Finding the Right Word
Texts: Genesis 11:1-9; John 1:1-5, 14
Finding the Right Word
Texts: Genesis 11:1-9; John 1:1-5, 14
(Gary W. Charles, Cove Presbyterian Church, 5-31-2020)
In the beginning was the Word, and the Word was with God, and the word was God. Then more words came and more words followed after those words and the words are still coming. You and I are awash in words. Often dreaded words, doublespeak words, deadly words.
Dirty shades deflect the bright light of the newly risen sun pouring into the room. Clothes are wrinkled and matted from a lost battle for sleep in the ER waiting room. Finally, the doctor stumbles in and says that the pregnancy has miscarried and she cannot explain why. Too many words. Dreaded words.
The carpet is worn from pacing as he waits for a call. The interview went so well, better than any before. Why don’t they call? The phone finally rings and then he wishes they had not called. Too many words. Disappointing words.
The car door slams in mid-sentence. “You just don’t get it, do you?” is his futile attempt at stopping her. And, she does not get it or get him. Neither one does. They shoot words at each other like live ammunition regardless of the fallout. Theirs is not a marriage; it is a survival contest. Too many words. Demeaning words.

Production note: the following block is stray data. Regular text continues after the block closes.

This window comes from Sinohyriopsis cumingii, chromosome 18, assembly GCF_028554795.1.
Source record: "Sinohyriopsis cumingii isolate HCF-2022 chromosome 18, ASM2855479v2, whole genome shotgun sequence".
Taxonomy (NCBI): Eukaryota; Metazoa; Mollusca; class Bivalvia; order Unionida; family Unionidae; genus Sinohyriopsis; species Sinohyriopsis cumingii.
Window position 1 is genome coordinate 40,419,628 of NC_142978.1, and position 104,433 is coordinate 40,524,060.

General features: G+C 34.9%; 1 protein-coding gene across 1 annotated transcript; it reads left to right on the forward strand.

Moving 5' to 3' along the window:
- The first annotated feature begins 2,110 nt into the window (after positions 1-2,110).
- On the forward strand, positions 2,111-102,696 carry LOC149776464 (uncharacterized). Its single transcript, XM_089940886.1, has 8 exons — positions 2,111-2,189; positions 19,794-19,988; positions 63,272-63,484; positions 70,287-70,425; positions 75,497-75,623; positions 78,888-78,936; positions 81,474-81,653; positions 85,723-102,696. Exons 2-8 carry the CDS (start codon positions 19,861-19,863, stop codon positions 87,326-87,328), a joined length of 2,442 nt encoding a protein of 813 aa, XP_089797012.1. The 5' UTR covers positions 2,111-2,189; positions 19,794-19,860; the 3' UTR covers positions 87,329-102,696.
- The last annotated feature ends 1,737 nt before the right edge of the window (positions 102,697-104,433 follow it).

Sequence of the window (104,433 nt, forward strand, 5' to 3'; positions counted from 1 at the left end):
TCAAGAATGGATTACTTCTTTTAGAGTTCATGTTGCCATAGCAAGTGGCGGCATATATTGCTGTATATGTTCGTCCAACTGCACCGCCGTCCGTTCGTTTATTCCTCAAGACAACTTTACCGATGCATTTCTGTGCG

I spend so much time looking for the right word. Preachers traffic in words as much as anyone I know. No sooner is one sermon over then it is time to start looking for the right word again.
And that is true not just for sermons. I look for the right words when I am sitting with a family in the hospital and the surgery has not gone as planned or when a parent calls and the teenager has left home without a going away party or when someone is fiery mad about something the church did or did not do or something I said or failed to say. Finding just the right word is hard.
If the biblical story holds true, this is not just a preacher’s problem. It is part of the human condition. We are all desperately searching for the right word and God knows, we need it. God knows, the whole world needs it.
What is the right word to say to over 100,000 families who have lost a loved one to this viral virus? What is the right word to say to friends who laugh at all our precautions, our hand washing and mask wearing and keeping at a distance, friends who think that closing anything, especially the church, is a fool’s mission?